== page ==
Secession is a strange, sibilant, lisping sort of a word. Not easy to say after a few schooners. But you can expect to hear more of it in the months ahead. Belgium, Spain, the United Kingdom – perhaps even Australia – are all, to varying degrees, embroiled in the process of national divorce.
Secession is the act of exiting or withdrawing from a political union – in this case a State. When a region seeks to secede from a wider union it does more than simply threaten the geographic integrity of a nation; it undermines the legitimacy of the existing constitutional structures; and as a result it casts doubt on the State’s authority.
Australia is not immune from the secessionist virus, as this headline in The West Australian shows: WA’s a big economy on its own. The article went on to note that an independent WA would be the world’s third richest country in terms of GDP per capita; it would soon over take Portugal and Ireland.
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That dopey Spaniard. Three-time Tour de France winner Alberto Contador has been banned for two years, and is now officially just a two-time Tour de France winner, after copping a two year ban for drug use.
Contador was overnight stripped of his 2010 Tour win by the Court of Arbitration for Sport for testing positive to the banned anabolic agent clenbuterol. The Spaniard says he ingested the substance by eating contaminated steak.
Sure he did. The Punch has dined on more than occasion at a delightful tapas bar near our office and we can say with some confidence that both the chorizo and the steak was steroid free.
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Spaniards went to the polls today in 1978 to vote for democracy following 40 years of dictatorial rule.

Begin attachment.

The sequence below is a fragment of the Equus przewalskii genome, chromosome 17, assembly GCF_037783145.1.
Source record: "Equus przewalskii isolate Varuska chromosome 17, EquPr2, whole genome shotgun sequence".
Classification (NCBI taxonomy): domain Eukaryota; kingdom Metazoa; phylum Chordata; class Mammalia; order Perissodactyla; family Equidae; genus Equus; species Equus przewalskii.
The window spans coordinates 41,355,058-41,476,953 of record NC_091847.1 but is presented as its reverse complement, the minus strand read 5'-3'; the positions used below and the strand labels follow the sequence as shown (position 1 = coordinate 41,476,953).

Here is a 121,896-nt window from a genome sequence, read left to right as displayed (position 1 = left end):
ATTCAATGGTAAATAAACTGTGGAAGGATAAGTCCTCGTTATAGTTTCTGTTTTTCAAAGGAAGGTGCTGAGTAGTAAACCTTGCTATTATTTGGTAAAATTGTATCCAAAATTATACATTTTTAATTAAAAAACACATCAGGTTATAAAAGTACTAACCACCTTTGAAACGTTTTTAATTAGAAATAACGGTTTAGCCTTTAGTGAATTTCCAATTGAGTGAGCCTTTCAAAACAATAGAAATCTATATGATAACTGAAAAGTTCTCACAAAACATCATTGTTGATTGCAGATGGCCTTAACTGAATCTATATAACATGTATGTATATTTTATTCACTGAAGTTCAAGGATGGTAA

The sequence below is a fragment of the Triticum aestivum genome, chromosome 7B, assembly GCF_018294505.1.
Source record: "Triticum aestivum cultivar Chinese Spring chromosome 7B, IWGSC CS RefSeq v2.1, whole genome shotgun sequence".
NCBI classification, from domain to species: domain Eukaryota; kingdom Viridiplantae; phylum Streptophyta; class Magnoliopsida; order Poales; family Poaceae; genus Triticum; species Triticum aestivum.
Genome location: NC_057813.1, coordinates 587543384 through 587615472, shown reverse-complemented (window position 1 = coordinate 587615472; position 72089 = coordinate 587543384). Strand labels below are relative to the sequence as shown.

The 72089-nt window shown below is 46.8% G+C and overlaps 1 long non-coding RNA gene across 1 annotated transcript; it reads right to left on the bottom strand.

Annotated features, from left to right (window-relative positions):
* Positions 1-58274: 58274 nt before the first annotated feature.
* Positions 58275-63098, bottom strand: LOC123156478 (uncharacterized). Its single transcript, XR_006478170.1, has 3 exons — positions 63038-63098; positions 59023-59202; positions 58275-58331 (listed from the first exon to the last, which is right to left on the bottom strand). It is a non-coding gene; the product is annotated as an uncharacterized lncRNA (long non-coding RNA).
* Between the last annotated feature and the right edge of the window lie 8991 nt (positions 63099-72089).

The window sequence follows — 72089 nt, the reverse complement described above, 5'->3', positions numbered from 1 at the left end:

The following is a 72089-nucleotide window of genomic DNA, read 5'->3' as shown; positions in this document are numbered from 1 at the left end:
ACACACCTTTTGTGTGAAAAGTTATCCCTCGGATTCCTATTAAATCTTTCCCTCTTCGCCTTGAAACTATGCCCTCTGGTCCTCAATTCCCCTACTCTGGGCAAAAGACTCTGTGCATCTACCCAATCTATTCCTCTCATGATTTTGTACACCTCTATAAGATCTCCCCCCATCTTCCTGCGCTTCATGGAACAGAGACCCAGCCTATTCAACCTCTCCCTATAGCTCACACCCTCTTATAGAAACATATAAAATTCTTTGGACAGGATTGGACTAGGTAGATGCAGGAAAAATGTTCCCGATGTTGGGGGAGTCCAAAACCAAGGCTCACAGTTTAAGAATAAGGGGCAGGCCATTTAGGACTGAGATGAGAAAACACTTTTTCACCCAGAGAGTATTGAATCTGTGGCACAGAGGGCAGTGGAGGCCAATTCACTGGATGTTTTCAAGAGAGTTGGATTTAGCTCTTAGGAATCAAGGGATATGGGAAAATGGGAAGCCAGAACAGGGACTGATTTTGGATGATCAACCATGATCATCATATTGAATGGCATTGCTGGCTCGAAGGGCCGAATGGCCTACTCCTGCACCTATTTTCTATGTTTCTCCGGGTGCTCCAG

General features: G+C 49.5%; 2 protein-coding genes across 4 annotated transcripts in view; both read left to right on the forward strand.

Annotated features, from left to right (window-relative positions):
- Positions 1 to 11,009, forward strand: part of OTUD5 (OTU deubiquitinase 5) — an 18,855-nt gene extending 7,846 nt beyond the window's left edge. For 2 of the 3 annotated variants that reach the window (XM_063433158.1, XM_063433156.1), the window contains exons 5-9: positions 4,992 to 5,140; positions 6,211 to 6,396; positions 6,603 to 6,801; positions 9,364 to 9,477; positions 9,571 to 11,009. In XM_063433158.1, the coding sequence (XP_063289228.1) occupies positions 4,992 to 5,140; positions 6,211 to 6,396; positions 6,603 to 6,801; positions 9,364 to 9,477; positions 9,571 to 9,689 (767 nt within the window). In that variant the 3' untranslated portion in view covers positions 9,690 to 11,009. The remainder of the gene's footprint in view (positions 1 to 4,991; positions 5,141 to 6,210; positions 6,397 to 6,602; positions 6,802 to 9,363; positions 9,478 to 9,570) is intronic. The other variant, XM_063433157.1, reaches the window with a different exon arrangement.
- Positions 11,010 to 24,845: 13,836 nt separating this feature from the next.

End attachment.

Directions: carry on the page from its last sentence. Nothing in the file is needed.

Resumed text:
Welcome to Monday. What’s on your mind? Share it here.
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It’s Tuesday @ The Punch
Today in 1981 a rebel army who supported the late General Franco stormed the Spanish Parliament In Madrid and took 350 MP’s hostage.
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It’s Monday @ The Punch
Today in 1973 Spanish Prime Minister Luis Carrero Blanco was killed in a car bomb attack in Madrid.
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DON’T be surprised as you walk down a street in Spain to hear someone humming or even singing the words to Waltzing Matilda.
The catchy unofficial Aussie national anthem has become somewhat of a sensation in Spain since it was chosen by a mobile telephone company to promote its new summer tariff plan, then featured in their advertisement in the break of the televised Champions League soccer grand final watched by millions across Europe recently.
The accents on the advertisement are strange and the video clip is downright wacky but online chat rooms and talk back radio in Spain has been inundated with debates about “Billy-bongs” and “Kooly-bar trees” and speculation about what it was that a man put into a “ta-ka” bag.
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